If you get to the hearing stage, there is a further fee of £25 - £325, depending on the amount of your claim. What could happen is that the companies will either not turn up, in which case the judge simply throws the case out and awards in your favour, or will ask for a stay of your case. See below for more info on what to do if this happens.

    It’s worth me repeating that all fees are refunded if you win. If you can’t afford the cost, read the Financial Ombudsman section, as it’s free.

    In case your reclaim is different, it’s worth doing proper preparation before your court date as the judge is likely to question you and it’ll make you feel more confident if you understand your complaint.

  • Your case is stayed

    Since the OFT announcement to run a test case into bank account charges in July 2007 a few banks requested that credit card claims be dealt with in the same way, and sadly some local court judges did although the OFT test case is specifically about current accounts.

    If this happens to you, contact the court to clarify that your claim is in relation to credit cards. It should either suggest you request a removal of the stay, by completing form N244 and paying a fee of £75 or that you write a letter to the court explaining that you wish the stay to be removed and why.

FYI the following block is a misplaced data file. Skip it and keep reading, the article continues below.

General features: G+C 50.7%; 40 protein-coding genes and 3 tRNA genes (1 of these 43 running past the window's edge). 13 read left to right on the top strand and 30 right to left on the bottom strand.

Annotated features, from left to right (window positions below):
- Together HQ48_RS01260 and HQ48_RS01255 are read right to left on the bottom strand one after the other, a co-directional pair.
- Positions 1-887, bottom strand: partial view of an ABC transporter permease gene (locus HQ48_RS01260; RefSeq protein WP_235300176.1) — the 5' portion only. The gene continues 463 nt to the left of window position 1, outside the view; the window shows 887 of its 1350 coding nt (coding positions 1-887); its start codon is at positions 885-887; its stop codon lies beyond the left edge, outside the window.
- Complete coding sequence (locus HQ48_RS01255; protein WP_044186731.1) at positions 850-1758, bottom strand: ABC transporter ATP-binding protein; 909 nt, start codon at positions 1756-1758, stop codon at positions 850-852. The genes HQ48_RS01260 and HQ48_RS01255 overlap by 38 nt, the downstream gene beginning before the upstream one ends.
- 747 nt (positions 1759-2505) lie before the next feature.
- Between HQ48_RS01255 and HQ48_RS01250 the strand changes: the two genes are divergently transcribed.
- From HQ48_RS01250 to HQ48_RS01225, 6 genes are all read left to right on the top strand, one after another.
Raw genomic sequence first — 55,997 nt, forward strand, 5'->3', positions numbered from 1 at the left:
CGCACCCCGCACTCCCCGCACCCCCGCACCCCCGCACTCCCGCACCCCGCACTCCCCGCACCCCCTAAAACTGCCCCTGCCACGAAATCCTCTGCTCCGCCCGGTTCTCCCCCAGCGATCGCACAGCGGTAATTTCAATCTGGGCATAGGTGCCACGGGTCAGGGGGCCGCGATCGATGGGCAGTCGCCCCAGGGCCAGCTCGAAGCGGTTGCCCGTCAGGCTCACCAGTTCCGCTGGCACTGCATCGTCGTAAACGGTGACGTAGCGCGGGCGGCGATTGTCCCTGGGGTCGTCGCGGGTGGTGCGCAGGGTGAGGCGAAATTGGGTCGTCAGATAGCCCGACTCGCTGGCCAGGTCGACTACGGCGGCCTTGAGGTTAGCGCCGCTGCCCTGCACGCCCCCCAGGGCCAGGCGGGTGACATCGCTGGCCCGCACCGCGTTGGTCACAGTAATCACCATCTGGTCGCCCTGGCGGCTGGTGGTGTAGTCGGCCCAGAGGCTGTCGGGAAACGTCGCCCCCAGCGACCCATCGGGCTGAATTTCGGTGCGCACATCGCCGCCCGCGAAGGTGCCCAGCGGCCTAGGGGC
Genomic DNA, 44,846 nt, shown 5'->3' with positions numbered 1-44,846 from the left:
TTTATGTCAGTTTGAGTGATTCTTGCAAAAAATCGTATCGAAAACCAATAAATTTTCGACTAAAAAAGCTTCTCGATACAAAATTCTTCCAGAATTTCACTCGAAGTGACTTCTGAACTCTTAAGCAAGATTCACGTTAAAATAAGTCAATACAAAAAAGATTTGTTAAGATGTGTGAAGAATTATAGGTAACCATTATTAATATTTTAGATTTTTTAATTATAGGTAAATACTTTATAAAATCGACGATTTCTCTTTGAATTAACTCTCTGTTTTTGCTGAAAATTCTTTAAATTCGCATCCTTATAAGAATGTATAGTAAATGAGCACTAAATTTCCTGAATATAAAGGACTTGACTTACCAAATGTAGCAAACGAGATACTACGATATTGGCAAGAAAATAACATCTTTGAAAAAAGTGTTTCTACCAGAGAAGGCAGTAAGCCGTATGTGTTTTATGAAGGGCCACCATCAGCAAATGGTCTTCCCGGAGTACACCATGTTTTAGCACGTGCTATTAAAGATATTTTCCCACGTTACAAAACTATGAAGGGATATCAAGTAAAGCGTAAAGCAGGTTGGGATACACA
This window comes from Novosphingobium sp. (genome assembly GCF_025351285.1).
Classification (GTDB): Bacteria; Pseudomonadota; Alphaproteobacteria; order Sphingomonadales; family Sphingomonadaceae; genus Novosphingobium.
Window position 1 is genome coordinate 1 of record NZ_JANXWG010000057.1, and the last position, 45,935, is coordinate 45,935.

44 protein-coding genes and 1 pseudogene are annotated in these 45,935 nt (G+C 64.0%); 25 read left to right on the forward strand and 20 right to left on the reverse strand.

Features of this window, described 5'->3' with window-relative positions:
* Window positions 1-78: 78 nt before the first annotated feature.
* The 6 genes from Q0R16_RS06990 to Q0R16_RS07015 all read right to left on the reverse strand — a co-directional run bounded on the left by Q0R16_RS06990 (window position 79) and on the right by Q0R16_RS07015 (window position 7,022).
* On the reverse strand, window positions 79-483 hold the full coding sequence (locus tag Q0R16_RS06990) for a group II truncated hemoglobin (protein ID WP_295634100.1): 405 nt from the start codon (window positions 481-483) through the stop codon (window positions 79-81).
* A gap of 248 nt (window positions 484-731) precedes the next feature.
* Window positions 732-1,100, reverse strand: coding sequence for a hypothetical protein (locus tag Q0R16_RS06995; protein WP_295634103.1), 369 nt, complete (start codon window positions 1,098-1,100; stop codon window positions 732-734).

Writing a letter in the first instance would save you the £75, although you would get this back if, and hopefully when, you win, and if this doesn’t work you can put in the official form afterwards.

If you win and it doesn’t pay, send in the bailiffs

Sadly, when the banks/card companies don’t defend a claim, they don’t always pay up automatically even though they’ve lost. Whilst mention of bailiffs isn’t normally the most cheerful subject on this site, let’s happily make an exception. If the company doesn’t pay, you’ve a right to send the bailiffs in to claim the money; and again it’s easy to do via the Moneyclaim site.